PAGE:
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Why does my 50 amp breaker (fuse) trip with NEMA 14-50?

Discussion in 'Model S: Battery & Charging' started by jsaccio, Apr 10, 2015.

  1. jsaccio

    jsaccio Member

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    I have a HPWC connected to 100 amp circuit and it works great. I decided to install (myself) a NEMA 14-50 plug into my panel through a 50 amp breaker-fuse just for a backup in case my HPWC goes down. My install went fine, plugged car in using charger that came with car and all looked good (green lights). Of course the HPWC is not being used at the same time. I noticed after about 30 min of charging the 50 amp breaker tripped. I reset it and it did it again after another short period. I then lowered the charge down from 40 amps inside the car to 30 amps and it did not trip after that. Any ideas what might cause this? Should I replace the breaker with a 60 amp? thank you.
     
  2. Cottonwood

    Cottonwood Roadster#433, Model S#S37

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    #2 Cottonwood, Apr 10, 2015
    Last edited: Apr 10, 2015
    It sounds like you have a faulty breaker or a faulty install of the breaker.

    Make sure the breaker is well seated in the panel and that the wire is cleanly installed in the breaker with the lug nuts torqued correctly. A bad install can create extra heat leading to a false trip of the breaker. If all checks out on the breaker install, it's time to ask for a replacement breaker from your supplier.

    Do not put in a 60 Amp breaker for a 14-50! That is against code and unsafe.

    Good Luck!
     
  3. green1

    green1 Active Member

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    Do not replace the breaker with a higher rating unless you know that all components can handle it, if you have a 14-50 plug, it's not rated for 60A, and unless you over spec'd the wiring, it won't be rated for it either.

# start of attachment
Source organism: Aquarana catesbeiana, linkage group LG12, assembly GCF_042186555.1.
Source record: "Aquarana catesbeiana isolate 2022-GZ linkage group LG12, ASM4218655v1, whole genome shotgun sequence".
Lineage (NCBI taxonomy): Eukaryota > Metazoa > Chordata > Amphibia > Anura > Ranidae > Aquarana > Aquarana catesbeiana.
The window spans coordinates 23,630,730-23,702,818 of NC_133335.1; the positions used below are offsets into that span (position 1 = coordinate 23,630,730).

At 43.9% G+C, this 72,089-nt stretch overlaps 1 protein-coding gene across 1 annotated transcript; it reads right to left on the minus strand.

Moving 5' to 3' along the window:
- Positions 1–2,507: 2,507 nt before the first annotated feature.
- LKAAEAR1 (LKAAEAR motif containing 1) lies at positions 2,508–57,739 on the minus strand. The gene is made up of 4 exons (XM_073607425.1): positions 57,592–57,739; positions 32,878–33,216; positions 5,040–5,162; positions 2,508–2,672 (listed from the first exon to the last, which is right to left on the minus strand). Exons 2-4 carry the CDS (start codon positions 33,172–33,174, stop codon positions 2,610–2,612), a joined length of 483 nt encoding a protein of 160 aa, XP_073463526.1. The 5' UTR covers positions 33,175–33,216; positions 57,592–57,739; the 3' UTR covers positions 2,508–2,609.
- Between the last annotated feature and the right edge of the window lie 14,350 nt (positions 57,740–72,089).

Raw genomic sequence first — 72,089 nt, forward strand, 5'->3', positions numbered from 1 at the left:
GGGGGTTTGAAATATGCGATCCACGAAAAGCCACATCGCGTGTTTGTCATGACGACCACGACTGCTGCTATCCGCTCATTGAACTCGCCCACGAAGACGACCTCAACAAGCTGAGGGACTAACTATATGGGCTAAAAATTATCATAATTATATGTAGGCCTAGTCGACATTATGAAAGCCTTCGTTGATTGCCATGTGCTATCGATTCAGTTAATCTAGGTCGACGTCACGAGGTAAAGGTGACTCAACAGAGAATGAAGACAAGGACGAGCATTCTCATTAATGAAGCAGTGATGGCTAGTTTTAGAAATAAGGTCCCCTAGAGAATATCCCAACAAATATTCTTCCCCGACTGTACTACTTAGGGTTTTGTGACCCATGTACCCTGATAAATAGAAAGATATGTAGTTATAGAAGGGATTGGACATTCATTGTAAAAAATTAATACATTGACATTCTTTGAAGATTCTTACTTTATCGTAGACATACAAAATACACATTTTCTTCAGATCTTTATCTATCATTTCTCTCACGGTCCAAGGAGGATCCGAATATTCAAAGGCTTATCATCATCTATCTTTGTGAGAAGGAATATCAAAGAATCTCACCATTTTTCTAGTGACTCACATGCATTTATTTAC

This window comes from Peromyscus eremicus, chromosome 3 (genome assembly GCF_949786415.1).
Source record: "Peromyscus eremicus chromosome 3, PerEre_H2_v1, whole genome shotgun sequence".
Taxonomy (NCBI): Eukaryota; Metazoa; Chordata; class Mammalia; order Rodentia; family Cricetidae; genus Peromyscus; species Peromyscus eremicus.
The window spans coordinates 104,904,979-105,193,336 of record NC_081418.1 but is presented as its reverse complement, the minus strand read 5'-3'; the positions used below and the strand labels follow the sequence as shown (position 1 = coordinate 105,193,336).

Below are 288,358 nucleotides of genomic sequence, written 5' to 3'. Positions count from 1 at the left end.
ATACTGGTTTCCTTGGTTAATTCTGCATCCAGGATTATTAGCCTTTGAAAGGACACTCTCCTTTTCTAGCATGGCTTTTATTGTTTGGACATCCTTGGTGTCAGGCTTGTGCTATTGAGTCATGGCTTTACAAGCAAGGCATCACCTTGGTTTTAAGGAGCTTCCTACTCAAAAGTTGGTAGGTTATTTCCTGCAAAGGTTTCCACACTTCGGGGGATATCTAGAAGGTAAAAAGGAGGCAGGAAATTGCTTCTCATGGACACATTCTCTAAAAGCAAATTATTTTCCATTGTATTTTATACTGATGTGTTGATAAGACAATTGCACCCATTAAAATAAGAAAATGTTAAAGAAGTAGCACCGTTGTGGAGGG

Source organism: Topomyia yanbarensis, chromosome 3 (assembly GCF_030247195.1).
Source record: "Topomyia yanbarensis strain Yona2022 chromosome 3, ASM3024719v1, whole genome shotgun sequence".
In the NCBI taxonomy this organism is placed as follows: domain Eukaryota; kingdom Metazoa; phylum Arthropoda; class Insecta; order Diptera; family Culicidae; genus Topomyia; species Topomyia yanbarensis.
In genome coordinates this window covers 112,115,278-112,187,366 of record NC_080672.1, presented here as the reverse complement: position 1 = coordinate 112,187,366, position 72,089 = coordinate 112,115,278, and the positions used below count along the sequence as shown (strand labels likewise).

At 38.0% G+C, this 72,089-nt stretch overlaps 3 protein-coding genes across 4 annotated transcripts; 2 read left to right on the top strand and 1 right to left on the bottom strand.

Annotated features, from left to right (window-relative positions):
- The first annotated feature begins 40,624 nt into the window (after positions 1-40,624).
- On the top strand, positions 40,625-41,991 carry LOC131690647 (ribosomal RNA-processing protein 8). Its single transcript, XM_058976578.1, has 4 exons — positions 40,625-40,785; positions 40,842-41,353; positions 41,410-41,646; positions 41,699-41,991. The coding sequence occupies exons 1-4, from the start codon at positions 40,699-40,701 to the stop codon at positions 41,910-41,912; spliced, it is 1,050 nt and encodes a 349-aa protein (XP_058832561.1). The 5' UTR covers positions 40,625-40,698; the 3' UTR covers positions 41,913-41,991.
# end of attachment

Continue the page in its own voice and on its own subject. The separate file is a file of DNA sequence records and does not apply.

seems most likely a defective breaker (tripping too low) but it could be some other form of defective wiring, etc.
     
  4. FlasherZ

    FlasherZ Sig Model S + Sig Model X + Model 3 Resv

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    Breakers are defective more commonly than you think. If you're sure you didn't puncture the cable or have a fault in there somewhere, try a new breaker.

    Like the other posters say, nothing more than 50A.
     
  5. jsaccio

    jsaccio Member

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    It's a very short cable run maybe 18". There is a sharp bend to route the wire so not sure if that would cause this. I guess I could plug in the charger and se if the wires run hot?
     
  6. OConnorStP

    OConnorStP Member

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    I had a similar problem where the main (100 amp) breaker in the box tripped. 17356 iterations of flipping that breaker on and off cleared off the crud and corrosion that had probably accumulated over the years and it's been smooth sailing since then. Seriously... exercise the breaker a little and see if it works better.
     
  7. mrElbe

    mrElbe Member

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    With a 50A breaker you should only draw 40A charging. Never draw the limit. That is why the HPWC with a 100A breaker for safety reasons only draws 80A.
     
  8. benfrank3

    benfrank3 Member

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    Are you sure your connections are solid and tight in the outlet and at the panel? Are you sure the wire is the right size? I think it should be 6 gauge. Mine is an 80' run and I haven't had any problems charging at 40 amps. I was very careful when I terminated the screws.
     
  9. Cosmacelf

    Cosmacelf Active Member

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    How hot does the breaker get before tripping? How old is the breaker? Normally, breakers get too hot to comfortably keep touching before tripping. Assuming the wire size is big enough (what gauge did you use?), then I would suspect the breaker. They are relatively cheap and easy to replace.
     
  10. brucet999

    brucet999 Active Member

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    HeHe! 17356 times cycling the breaker on/off? At one second per cycle, 5 hours 48 minutes of switching your main breaker on/off should not only have knocked the crud off the contacts, it should have worn out the springs and contacts and pretty much all of the skin of your fingers!